By Abubakr Al-Shamahi
On 21 February, Yemenis went to the polls to vote for their new transitional president. This election, however, was different. There was only one candidate, former Vice President Abd-Rabbu Mansour Hadi. The Hirak in the south – a large-scale movement that includes separatist groups – and Houthi rebels in the north boycotted the vote, showing that many Yemenis remain unconvinced that the election marks the start of a democratic transition. Despite the boycott the turnout was impressive – with over 6 million out of over 10 million registered voters participating.
Now President Hadi should work to unite a fractious nation and initiate a dialogue among all groups so that the brighter future promised by the Yemeni revolution can become a reality. As part of this process, addressing Yemen’s economy will be critical.
The grievances of groups such as the Houthis and the Hirak are essentially economic. The north and south have had a complex relationship: southern Yemen was a formerly separate country that united with the north in 1990, then split in a brief civil war. Today, the north and south form one country but southerners complain that their region has been neglected by the central, northern-dominated government, and that northern tribal sheikhs have deprived the south of the wealth it could receive from its resources, including crude oil. Hirak separatist groups call for the territory that encompasses the former South Yemen to secede from the current Republic of Yemen.
As a whole, Yemen currently faces mass unemployment, a budget deficit of $3.75 billion and an economy that shrank 5 per cent in 2011. President Hadi’s first step should therefore be to bring Yemen out of the dire economic position it finds itself in.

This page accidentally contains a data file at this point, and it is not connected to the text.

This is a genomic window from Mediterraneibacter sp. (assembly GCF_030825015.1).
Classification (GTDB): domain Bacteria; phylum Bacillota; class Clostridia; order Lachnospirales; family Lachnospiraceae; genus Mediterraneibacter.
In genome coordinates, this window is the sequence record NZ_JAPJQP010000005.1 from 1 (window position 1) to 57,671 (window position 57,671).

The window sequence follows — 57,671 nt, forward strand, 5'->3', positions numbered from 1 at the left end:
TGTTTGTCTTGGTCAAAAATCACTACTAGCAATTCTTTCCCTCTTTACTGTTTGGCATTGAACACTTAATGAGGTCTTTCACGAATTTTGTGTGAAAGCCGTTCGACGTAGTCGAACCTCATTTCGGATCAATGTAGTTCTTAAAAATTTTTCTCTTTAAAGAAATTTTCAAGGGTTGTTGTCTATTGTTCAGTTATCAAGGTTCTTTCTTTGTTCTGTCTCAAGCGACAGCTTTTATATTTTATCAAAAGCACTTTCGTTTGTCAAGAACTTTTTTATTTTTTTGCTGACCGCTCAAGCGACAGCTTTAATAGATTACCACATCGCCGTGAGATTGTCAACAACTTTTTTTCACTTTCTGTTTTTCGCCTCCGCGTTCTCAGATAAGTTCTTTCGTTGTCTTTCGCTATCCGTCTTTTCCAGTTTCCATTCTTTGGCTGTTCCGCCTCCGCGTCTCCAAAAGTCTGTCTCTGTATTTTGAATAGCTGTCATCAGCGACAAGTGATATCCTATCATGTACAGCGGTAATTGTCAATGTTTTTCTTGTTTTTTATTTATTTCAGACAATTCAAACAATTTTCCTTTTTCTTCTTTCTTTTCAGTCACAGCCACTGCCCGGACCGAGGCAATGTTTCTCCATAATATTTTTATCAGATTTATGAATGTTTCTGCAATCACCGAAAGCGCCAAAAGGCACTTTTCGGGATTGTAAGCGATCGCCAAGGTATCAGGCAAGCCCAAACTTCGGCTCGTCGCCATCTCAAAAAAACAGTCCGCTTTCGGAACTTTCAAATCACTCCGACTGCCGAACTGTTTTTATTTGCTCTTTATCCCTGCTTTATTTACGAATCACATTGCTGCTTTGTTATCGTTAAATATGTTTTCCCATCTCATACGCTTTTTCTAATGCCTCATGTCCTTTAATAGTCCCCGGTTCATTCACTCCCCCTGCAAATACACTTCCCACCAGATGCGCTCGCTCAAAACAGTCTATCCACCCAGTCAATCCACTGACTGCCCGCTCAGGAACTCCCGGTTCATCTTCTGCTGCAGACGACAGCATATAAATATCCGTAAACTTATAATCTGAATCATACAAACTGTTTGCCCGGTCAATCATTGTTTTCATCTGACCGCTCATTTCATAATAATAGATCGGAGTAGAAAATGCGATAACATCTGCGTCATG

In Yemen, the private sector has struggled under the weight of corruption. The new government needs to convince Yemeni businessmen to invest in their country and create more opportunities for Yemenis by addressing the problem of corruption. It is vital that these opportunities be provided throughout Yemen, and not just in Sana’a and the region around it. Such opportunities would alleviate unemployment in the north and south, a doubly-worthwhile accomplishment when we consider that armed groups typically succeed in recruiting from among the unemployed.
But improving Yemen’s economy is closely linked to establishing a national dialogue. Political dialogue is the way to solve the Houthis’ grievances, and may be the only way to persuade the Houthis to put down their arms and re-join the political process. The national government should also coordinate the wholesale reconstruction of the Sa’ada region in north Yemen, which is controlled by the Houthis, which has been decimated by war. In fact, if the Houthis agree to disarm, the stability so important for economic development would ensue.
As for the Hirak, they must be shown that a united Yemen is based on co-operation, not occupation; and they must be persuaded not to move from being a protest movement to becoming an armed rebellion.
President Hadi must work quickly to assure the south that its future lies with a united Yemen. The rule of law needs to be re-established in the south so that the state is perceived as fair and impartial – and not simply an extension of arbitrary northern tribal power.
A quick way to bolster the economy, and for Hadi to show that he is serious about change, would be to re-negotiate the Aden port deal with the corporation Dubai Ports World (DPW). DPW has not been meeting targets for growth in south Yemen’s Aden, a port city that is strategically located between the Red Sea and the Arabian Sea. Getting a new owner with an ambitious vision could restore Aden’s port to its former glory, and provide much needed revenue.
Yemenis voted in relatively high numbers to oust Saleh, and President Hadi has a certain amount of goodwill. However, he must act fast and prove that democracy is on its way. A new president alone will not change Yemen’s outlook, and the people need to now look past their grievances and work to rebuild their country. Yemenis want a new way forward. Whether or not they achieve it will ultimately depend on their ability to breathe new life into their economy.
Abubakr Al-Shamahi is British Yemeni freelance journalist and editor of CommentMidEast.com.
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